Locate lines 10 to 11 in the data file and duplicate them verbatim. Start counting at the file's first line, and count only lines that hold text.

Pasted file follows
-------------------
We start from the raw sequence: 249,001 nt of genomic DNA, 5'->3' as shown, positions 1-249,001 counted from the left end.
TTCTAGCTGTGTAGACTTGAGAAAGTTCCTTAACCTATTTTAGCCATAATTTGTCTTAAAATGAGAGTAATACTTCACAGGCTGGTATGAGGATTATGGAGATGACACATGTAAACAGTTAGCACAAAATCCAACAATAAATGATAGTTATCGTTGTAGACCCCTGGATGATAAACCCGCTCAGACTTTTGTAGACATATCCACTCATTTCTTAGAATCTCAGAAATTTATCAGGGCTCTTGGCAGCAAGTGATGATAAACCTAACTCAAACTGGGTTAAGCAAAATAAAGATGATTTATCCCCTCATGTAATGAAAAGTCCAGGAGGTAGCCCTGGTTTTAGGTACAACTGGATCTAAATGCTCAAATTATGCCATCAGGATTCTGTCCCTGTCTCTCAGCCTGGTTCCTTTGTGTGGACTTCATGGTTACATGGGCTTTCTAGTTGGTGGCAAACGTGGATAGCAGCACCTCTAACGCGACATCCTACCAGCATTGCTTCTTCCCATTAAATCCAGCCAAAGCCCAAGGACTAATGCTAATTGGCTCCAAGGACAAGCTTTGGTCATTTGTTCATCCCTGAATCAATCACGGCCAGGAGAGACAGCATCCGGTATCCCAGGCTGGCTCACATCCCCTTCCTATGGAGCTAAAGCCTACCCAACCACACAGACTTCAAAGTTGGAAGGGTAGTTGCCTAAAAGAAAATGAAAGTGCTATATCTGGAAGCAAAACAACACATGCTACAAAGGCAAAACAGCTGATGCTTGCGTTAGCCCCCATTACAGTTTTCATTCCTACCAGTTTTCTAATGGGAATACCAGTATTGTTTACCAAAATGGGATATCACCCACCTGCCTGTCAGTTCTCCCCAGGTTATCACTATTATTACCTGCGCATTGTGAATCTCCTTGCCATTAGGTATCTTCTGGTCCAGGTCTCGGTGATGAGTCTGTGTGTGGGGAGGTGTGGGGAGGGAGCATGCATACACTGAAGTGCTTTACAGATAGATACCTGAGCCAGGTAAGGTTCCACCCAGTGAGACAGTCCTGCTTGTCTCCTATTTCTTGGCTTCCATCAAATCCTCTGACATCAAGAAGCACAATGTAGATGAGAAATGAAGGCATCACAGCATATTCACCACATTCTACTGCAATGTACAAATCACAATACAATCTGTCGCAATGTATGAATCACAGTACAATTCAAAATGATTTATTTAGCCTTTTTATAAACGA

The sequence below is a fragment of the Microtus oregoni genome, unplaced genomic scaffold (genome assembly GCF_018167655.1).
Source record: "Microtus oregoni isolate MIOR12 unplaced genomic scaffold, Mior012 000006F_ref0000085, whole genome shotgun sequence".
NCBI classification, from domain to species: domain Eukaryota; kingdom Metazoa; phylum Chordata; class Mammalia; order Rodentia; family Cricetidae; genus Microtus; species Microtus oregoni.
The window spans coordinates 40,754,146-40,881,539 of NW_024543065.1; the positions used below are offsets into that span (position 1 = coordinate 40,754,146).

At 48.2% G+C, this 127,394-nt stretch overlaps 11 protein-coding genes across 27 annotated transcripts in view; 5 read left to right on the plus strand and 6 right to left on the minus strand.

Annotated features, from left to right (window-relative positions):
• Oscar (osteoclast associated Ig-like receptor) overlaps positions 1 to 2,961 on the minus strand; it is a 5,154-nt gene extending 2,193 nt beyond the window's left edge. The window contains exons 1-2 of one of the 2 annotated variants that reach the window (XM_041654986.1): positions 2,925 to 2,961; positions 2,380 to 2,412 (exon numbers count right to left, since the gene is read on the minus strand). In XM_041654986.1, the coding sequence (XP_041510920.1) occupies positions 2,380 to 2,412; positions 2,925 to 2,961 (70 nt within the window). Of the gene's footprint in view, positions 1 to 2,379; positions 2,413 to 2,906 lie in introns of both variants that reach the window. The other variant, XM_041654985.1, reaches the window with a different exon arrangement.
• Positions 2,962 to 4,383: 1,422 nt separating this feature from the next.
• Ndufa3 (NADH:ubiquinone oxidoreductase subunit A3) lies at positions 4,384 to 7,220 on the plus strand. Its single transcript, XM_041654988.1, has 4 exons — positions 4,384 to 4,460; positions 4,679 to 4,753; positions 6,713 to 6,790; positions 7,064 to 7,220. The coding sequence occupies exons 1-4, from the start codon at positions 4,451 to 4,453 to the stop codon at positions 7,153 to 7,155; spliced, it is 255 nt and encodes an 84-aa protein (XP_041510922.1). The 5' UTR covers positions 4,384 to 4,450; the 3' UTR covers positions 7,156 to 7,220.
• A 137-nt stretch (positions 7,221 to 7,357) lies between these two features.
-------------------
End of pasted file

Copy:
• Positions 2,962 to 4,383: 1,422 nt separating this feature from the next.
• Ndufa3 (NADH:ubiquinone oxidoreductase subunit A3) lies at positions 4,384 to 7,220 on the plus strand. Its single transcript, XM_041654988.1, has 4 exons — positions 4,384 to 4,460; positions 4,679 to 4,753; positions 6,713 to 6,790; positions 7,064 to 7,220. The coding sequence occupies exons 1-4, from the start codon at positions 4,451 to 4,453 to the stop codon at positions 7,153 to 7,155; spliced, it is 255 nt and encodes an 84-aa protein (XP_041510922.1). The 5' UTR covers positions 4,384 to 4,450; the 3' UTR covers positions 7,156 to 7,220.